Lighten Your Load. Because they're more reflective, white shingles don't add to a house's cooling load the way darker ones do. Unfortunately, though, they can start looking pretty nasty and lose their reflectivity as algae and air pollution discolor them. A good alternative is Elk's Cool Color Series shingles, which use 3M granules with up to three times the reflectivity of conventional shingle granules. Cool Color shingles come in three hues (cool weathered wood, cool antique slate, and cool barkwood) in the Prestique line and one (cool browncastle) in the Domain Winslow line. Elk, 800/354-7732, www.elkcorp.com

HEATING AND COOLING EQUIPMENT

Fresh Air. Heating plants with insufficient air for combustion do not burn fuel efficiently, which often leads to increased production of carbon monoxide and efficiency-killing soot deposits. To bring outside combustion air to an oil-fired boiler or a forced-air furnace, check out the Air Boot and Furnace Boot from Field Controls. These retrofit devices connect Wayne MSR, Carlin EZ-1, and RW Beckett AFG and AF burners to an outside air intake by means of a 4-inch round duct. The installation looks straightforward, but be sure the completed assembly includes a vacuum-relief valve to prevent starving the burner of oxygen should the air supply become obstructed. A Combustion Air System Kit (model CAS-2B) — which contains the intake, vacuum-relief valve, and boot — can be ordered at heating and plumbing suppliers for about $75. The company also makes draft inducers and other problem-solvers for heating equipment. Field Controls, 252/522-3031, www.fieldcontrols.com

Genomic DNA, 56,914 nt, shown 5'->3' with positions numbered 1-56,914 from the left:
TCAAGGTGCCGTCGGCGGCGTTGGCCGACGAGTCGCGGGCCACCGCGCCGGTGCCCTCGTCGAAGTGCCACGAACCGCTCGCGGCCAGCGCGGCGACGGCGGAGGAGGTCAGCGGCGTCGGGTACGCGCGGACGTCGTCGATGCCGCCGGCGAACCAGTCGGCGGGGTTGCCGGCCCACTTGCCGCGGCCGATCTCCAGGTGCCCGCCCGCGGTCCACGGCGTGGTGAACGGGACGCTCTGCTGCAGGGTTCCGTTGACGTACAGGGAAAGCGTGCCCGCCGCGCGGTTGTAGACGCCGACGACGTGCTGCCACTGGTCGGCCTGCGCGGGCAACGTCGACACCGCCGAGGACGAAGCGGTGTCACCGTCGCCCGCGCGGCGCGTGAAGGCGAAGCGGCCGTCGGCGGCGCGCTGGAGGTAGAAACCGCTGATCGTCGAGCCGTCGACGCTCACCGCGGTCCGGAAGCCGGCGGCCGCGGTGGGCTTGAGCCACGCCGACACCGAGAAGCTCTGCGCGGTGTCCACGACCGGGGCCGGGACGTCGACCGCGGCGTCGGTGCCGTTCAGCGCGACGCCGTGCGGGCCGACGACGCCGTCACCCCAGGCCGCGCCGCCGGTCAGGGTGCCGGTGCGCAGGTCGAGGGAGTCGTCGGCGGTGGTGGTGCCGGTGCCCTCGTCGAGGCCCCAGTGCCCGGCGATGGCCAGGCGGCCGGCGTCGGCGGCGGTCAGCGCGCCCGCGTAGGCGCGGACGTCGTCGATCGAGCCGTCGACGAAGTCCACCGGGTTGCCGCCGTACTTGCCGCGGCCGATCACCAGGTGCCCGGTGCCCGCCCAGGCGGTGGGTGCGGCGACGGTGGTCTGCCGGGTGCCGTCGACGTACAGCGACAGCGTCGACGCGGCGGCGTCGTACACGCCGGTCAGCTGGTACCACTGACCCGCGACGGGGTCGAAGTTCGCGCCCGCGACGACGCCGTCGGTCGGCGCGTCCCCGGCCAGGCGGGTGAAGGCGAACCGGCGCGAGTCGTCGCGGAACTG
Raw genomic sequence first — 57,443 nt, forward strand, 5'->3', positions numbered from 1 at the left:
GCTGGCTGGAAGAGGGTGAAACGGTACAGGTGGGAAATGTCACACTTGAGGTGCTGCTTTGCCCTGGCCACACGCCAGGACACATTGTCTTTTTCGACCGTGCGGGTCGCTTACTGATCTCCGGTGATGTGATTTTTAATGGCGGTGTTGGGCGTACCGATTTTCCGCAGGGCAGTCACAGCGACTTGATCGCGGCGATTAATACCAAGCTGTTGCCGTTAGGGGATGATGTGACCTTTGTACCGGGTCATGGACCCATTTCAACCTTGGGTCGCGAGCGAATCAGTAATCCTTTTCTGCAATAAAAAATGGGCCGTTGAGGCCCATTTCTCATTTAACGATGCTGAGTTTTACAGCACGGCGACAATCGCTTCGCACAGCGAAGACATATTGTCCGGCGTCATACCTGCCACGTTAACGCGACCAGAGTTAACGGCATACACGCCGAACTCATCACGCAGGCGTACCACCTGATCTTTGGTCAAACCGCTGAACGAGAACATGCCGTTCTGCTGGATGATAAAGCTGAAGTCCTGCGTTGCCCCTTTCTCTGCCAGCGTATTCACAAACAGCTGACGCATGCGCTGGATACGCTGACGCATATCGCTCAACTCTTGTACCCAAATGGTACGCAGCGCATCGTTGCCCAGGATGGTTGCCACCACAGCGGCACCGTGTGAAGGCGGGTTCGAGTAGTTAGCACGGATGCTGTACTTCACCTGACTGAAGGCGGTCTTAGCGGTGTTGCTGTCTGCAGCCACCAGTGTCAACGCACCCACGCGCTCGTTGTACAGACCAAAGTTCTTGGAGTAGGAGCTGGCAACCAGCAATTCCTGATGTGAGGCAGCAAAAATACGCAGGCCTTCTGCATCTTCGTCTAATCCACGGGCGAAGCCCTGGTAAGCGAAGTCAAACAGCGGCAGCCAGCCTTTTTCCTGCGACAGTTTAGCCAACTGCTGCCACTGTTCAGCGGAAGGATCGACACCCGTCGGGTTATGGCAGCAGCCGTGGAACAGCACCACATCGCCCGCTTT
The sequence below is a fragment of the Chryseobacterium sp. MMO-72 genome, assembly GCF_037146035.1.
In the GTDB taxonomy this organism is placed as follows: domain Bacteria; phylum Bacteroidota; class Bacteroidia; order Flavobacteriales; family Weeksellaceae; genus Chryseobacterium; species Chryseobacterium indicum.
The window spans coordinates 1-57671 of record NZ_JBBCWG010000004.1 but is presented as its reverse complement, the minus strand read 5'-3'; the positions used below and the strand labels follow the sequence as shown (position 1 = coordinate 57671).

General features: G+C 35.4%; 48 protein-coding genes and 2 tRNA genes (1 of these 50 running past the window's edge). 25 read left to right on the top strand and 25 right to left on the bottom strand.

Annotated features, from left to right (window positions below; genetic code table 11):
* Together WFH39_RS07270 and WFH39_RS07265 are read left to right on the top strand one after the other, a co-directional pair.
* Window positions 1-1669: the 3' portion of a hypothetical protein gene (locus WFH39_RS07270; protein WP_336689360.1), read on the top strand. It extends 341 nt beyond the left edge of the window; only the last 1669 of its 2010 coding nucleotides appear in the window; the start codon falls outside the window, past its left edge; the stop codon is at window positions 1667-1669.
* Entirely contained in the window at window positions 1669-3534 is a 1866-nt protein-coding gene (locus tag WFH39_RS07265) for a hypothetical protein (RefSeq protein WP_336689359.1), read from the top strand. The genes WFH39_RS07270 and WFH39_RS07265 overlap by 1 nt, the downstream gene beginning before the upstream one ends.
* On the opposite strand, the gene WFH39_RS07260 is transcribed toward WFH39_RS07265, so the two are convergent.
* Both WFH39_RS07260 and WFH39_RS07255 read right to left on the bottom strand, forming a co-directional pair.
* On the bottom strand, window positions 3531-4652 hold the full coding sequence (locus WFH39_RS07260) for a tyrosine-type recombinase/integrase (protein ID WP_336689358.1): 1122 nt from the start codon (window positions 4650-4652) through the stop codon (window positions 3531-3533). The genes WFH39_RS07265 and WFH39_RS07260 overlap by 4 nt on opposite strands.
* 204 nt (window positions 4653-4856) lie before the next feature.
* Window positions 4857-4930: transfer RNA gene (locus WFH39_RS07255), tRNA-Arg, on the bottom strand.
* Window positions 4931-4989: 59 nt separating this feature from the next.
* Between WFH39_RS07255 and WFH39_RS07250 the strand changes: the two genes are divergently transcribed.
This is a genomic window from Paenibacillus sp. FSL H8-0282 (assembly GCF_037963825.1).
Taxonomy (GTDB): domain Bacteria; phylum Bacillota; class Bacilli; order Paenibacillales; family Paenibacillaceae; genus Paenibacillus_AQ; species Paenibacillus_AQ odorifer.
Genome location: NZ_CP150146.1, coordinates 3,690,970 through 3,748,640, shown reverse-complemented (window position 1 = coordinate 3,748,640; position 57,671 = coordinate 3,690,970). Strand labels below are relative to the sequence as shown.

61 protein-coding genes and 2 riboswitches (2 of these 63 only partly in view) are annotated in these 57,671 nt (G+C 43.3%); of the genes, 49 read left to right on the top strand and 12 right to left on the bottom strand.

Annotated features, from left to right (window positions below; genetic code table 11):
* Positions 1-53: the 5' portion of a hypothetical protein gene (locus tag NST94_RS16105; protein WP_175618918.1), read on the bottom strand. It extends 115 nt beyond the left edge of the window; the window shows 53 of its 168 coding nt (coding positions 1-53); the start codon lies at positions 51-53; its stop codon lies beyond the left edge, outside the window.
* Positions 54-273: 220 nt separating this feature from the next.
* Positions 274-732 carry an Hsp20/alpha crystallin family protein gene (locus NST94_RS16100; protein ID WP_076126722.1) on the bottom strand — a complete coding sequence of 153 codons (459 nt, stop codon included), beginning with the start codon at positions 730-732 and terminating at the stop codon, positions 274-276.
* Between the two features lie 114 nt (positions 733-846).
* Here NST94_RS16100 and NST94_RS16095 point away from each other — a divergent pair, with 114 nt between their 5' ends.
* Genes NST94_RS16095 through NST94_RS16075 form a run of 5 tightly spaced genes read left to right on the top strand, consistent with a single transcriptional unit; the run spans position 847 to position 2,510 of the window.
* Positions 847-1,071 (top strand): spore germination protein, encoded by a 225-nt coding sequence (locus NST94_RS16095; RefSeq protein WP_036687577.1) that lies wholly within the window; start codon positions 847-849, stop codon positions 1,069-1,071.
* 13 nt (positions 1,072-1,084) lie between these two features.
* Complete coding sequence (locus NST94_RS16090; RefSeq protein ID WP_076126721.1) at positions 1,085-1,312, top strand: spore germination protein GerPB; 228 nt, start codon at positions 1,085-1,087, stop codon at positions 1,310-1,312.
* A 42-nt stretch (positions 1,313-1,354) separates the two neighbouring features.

Pump It Up. Effectively and efficiently heating and cooling a room addition or bonus room can be a real problem, but a split-system heat pump like the Mr. Slim from Mitsubishi can be a great solution. It heats and cools a space as needed — and, aside from the refrigeration lines, there's no plumbing or ductwork to run. The newest versions, models MSZ09UN, MSZ12UN, and MXZ30TN, have variable-speed compressors and can produce 9,000 to 30,000 Btu per hour. They also include remote controls, so you can mount them high on the wall where they're less noticeable and won't interfere with home furnishings. Contact your installer for pricing. Mitsubishi, 800/687-1966, www.mrslim.com

Heat From Above. You've probably seen ceiling-mounted infrared heaters at your local home center or warehouse club. They're very popular in those huge spaces because, unlike forced-air systems that heat from the top down, radiant heaters heat from the bottom up, which means people and merchandise get warmed first. They also offer relatively low operating and installation costs. Now the same technology is available for residential applications. Space-Ray's CB30 Infrared Gas Heater, at about 9 feet long, is a good choice for residential two- and three-car garages. The vent-free heater has a maximum capacity of 30,000 Btu per hour and is available in both natural-gas and propane models. Prices vary by region, but the product usually sells for about $700. Space-Ray, 800/438-4936, www.spaceray.com